Wednesday, July 15, 2009

Casting dice and tossing coins at Stanford

Behind Stanford’s motto “The wind of freedom blows” is a rich history. It was President Gerhard Casper on October 5, 1995 who put a score of fine points to it. Who could possibly object to the freedom to teach and be taught sound sciences? When President Casper spoke in 1995 the freedom to assume spatial dependence between measured values in ordered sets had been entrenched in geostatistics since 1978. Herbert Hoover, Thirty-First President and Stanford’s very first mining engineer, would have been shocked. Who would put a mine stope together by casting dice? How could geostatistics have converted Bre-X’s bogus grades and Busang’s barren rock into a massive phantom gold resource?

Here’s what I have been trying to bring to the attention of Dr J L Hennessy, Stanford’s President. Geostatistics ignores the concept of degrees of freedom and violates one-to-one correspondence between functions and variances. Agterberg’s distance-weighted average does not have a variance. Neither does David’s distance-weighted average. I pointed out that it took the Papacy 300 years to right a wrong. I did so the last time I wrote to Stanford’s President on February 13, 2008. I wrote that I thought Stanford could right a wrong much faster. He could have asked a Stanford statistician whether or not the geostatocracy has the freedom to assume spatial dependence between measured values in ordered sets. What I wrote in 2008 didn’t hit Dr Hennessy’s list of things to do.

I do appreciate my own freedom and am a stickler for degrees of freedom. So, I looked at Stanford’s statistical scholars and warmed to what I read about Professor Dr Persi Diaconis. He looked like the kind of scholar who would take seriously my crusade against the geostatocracy and its army of degrees of freedom fighters. Stanford Report of June 7, 2004, pointed out, “Persi Diaconis has spent much of his life turning scams inside out.” Now there’s a professional scam buster of sorts. It became even better than I thought it would be when I read what Professor Dr Persi Warren Diaconis had done. He left home at 14, hit the road with Dai Vernon, the famous Ottawa-born slight-of-hand magician, and got Vernon’s magic touch.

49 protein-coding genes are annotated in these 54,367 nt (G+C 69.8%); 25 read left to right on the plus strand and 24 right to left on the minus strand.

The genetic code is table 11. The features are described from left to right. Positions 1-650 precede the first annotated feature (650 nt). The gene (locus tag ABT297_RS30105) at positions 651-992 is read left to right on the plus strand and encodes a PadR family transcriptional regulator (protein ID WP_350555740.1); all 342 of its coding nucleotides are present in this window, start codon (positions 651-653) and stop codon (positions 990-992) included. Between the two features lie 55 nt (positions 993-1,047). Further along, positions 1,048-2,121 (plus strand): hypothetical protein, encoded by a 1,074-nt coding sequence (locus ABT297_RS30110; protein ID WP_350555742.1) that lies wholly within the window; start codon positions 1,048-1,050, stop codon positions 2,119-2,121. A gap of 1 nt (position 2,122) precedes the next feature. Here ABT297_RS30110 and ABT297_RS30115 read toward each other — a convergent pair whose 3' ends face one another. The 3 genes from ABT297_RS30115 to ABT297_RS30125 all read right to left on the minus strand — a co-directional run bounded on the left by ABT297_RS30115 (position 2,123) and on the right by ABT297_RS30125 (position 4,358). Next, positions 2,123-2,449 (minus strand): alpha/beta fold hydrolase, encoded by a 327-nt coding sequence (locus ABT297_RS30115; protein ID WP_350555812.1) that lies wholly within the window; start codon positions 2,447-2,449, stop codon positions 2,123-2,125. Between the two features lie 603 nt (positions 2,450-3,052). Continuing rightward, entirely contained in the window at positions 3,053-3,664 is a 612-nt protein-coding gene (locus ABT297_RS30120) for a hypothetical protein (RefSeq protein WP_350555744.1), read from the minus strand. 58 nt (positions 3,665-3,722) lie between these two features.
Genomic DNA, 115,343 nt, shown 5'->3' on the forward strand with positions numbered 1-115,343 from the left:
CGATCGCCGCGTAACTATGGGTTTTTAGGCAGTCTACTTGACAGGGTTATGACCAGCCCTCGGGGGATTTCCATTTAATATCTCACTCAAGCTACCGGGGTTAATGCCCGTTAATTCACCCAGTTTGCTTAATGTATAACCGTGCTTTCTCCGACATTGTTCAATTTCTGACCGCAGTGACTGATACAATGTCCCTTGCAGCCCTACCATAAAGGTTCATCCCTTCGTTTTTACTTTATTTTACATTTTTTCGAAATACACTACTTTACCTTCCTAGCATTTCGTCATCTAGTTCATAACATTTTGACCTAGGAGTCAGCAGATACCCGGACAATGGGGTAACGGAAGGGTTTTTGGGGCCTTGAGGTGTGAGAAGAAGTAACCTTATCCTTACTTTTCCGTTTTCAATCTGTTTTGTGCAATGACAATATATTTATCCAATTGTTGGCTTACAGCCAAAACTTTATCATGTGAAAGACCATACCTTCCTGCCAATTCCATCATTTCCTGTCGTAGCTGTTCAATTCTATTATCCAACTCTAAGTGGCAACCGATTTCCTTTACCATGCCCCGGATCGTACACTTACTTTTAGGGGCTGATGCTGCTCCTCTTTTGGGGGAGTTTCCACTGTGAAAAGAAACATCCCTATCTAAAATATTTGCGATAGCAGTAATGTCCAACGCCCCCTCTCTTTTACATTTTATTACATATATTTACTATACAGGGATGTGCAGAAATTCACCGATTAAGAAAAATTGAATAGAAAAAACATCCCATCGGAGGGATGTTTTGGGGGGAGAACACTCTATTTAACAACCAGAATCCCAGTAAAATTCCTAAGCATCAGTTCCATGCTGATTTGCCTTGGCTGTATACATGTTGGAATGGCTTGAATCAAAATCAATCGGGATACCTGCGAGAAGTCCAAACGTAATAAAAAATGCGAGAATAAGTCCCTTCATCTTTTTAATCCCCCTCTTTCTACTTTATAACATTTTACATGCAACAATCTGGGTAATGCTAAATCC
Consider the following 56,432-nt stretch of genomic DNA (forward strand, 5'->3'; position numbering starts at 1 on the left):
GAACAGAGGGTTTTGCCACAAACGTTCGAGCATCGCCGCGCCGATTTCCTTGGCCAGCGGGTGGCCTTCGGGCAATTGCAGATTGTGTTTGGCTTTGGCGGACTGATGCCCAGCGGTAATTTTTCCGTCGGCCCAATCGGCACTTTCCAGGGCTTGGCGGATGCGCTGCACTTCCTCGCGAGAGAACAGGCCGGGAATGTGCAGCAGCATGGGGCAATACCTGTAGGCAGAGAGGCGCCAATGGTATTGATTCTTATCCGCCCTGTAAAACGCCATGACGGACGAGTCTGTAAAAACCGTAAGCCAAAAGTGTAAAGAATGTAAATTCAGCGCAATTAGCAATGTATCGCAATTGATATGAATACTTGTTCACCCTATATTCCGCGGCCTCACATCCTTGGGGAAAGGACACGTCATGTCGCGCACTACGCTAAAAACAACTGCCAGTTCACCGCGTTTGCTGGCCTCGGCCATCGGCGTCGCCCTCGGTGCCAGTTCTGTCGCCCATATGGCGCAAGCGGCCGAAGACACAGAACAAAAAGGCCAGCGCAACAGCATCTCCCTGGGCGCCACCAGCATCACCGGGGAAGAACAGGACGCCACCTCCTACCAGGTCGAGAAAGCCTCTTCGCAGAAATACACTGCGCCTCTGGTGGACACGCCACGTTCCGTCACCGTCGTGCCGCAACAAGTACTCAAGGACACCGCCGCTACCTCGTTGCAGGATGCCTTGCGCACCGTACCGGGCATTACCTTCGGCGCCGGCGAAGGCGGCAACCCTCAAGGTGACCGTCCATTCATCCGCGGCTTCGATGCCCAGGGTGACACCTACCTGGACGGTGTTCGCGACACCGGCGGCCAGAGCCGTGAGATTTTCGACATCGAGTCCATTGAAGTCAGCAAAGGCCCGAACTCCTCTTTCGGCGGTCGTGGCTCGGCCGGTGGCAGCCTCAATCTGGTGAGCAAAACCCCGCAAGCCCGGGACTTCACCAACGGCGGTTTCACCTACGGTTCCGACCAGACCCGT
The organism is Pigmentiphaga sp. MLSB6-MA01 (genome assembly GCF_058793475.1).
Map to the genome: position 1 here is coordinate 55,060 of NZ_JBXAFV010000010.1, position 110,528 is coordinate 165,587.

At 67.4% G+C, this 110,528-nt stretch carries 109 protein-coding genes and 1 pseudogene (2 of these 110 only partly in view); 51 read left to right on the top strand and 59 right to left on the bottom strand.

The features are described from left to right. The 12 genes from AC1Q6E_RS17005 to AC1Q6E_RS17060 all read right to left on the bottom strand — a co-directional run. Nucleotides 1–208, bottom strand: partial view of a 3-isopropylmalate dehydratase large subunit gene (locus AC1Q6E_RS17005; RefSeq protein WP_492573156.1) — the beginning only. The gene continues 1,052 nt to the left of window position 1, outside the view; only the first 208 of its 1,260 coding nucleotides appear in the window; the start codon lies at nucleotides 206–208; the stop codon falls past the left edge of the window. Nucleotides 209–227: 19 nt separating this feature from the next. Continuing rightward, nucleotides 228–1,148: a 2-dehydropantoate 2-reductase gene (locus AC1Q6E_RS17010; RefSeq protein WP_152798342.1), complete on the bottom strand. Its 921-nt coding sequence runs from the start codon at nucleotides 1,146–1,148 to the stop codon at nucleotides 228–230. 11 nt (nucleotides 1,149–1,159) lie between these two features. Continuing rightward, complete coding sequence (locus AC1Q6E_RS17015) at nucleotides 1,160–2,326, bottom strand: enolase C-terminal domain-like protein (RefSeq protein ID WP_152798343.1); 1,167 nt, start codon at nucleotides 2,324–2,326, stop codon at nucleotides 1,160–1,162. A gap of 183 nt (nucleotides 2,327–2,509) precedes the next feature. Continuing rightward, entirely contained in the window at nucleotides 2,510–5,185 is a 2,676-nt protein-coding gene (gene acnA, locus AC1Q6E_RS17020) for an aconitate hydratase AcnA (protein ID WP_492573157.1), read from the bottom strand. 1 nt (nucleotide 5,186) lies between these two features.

When I was searching Stanford’s website for a genuine statistician, I found out that Dr Diaconis doesn’t respond to email. I took a chance and did send him an email anyway on February 23, 2009. That was more than year after my last email to Stanford’s President. Diaconis is indeed true to his word and did not respond to my email. I had suggested that Stanford should give real statistics a fighting chance. So, I decided to call Diaconis but nobody picked up the phone. I called between March 26 and April 22, 2009, and did so between 13:00 and 16:00 PST. I called sixteen times and the line was busy twice. I could have but decided not leave a message.

Diaconis knows how to toss a coin. So much so that he can make the same side of a coin come up ten times in a row. He designed a mechanical coin tossing contraption that gives the same odds. What he did do was defy the Central Limit Theorem. Coins and dice played cameo roles when I taught sampling theory and practice in places are far apart as Greenland and Tasmania, and as Finland and the Philippines. I put in plain words how to tamper with the outcomes of tossing coins and casting dice. What I didn’t show is how to test for bias. A Stanford student should cast the same die often enough to infer absence of bias within acceptable bias detection limits. The catch-22 is that abrasion is bound to cause a bias before acceptable bias limits are obtained.

I taught sampling theory and practice on the basis of a binomial sampling unit that consists of 90% white beans and 10% of the same but red-dyed beans.

Each participant would take a small increment and a large increment, and count white and red beans in each. This simple sampling experiment made it easy to explain Visman’s sampling theory and practice, and his composition and distribution components of the sampling variance. Visman’s work proved that the most effective method to estimate the variance of the stochastic variable of interest in a sampling unit or a sampling space is to partition the set of primary increments into a pair of interleaved subsets. Of course, one pair of subsets gives but one degree of freedom. That’s why SQC programs should be implemented on a routine basis. The interleaved sampling protocol has been incorporated in several ISO standards.

The wind of freedom blows at Stanford University. What geostatistocrats have blown is the concept of degrees of freedom. Agterberg blew the variance of the distance-weighted average. Journel blew Fisher’s F-test for spatial dependence. Once upon a time Herbert Hoover wrote, “It should be stated at the outset that it is utterly impossible to accurately value any mine, owing to the many speculative factors involved. The best that can be done is to state that the value lies between certain limits, and that the various stages above the minimum given represent various degrees of risk.” Hoover’s 1909 Principles of Mining Valuation, Organization and Administration still make sense. Why then is the world’s mining industry hooked on assuming, kriging, smoothing, and rigging the rules of real statistics?